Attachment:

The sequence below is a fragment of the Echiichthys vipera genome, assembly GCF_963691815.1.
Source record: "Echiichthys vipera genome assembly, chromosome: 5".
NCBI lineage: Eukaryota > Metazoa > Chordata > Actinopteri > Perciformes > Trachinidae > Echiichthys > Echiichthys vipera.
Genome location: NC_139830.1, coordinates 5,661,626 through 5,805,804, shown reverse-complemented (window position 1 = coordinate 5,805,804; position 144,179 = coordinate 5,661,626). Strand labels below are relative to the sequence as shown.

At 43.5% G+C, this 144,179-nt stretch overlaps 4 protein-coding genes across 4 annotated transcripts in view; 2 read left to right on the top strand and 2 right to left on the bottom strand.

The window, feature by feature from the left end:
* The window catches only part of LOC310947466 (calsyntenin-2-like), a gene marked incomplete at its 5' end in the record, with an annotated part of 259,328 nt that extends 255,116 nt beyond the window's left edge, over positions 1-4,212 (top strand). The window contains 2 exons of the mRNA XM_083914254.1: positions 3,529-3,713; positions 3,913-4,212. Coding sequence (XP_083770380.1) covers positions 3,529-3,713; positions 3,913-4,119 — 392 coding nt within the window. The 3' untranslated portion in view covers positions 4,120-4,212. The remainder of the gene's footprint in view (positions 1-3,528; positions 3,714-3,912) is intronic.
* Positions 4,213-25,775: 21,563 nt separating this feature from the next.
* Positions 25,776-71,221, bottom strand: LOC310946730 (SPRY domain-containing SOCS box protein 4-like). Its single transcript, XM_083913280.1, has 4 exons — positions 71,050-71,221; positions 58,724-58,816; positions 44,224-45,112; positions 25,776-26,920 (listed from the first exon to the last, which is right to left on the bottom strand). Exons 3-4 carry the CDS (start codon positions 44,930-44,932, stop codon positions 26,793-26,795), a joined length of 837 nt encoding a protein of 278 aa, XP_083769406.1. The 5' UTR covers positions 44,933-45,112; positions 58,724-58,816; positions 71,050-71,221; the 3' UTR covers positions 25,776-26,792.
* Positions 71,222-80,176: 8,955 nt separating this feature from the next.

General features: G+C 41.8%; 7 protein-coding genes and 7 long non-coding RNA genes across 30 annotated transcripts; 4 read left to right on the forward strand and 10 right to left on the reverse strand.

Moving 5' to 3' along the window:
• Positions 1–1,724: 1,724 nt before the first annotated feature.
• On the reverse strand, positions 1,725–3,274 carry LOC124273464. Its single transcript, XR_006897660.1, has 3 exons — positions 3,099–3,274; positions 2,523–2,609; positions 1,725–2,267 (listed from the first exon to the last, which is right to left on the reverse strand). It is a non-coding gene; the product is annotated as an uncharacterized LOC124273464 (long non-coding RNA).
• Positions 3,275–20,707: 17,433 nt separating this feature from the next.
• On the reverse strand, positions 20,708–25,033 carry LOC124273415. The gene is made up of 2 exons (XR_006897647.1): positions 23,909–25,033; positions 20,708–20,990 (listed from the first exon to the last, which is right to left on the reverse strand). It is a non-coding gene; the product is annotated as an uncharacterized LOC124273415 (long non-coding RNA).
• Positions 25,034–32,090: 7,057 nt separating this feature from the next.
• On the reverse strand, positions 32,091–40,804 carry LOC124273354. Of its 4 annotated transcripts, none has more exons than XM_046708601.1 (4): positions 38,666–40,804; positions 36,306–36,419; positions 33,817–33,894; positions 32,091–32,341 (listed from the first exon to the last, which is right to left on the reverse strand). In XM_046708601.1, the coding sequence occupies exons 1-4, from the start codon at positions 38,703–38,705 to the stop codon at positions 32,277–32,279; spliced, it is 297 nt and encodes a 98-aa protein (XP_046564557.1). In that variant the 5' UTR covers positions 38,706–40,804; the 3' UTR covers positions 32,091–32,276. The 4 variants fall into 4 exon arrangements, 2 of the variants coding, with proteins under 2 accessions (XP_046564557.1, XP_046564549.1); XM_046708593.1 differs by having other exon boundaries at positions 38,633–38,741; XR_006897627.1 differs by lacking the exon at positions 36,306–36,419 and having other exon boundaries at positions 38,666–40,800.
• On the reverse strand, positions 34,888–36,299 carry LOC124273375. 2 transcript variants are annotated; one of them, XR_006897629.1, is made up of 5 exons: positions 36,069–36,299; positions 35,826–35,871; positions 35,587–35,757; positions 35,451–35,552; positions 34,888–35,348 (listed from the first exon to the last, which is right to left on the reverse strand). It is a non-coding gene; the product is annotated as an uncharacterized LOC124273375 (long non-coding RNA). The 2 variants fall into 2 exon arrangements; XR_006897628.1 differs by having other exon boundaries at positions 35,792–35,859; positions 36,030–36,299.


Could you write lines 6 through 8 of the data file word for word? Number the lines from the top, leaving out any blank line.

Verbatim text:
The window, feature by feature from the left end:
* The window catches only part of LOC310947466 (calsyntenin-2-like), a gene marked incomplete at its 5' end in the record, with an annotated part of 259,328 nt that extends 255,116 nt beyond the window's left edge, over positions 1-4,212 (top strand). The window contains 2 exons of the mRNA XM_083914254.1: positions 3,529-3,713; positions 3,913-4,212. Coding sequence (XP_083770380.1) covers positions 3,529-3,713; positions 3,913-4,119 — 392 coding nt within the window. The 3' untranslated portion in view covers positions 4,120-4,212. The remainder of the gene's footprint in view (positions 1-3,528; positions 3,714-3,912) is intronic.
* Positions 4,213-25,775: 21,563 nt separating this feature from the next.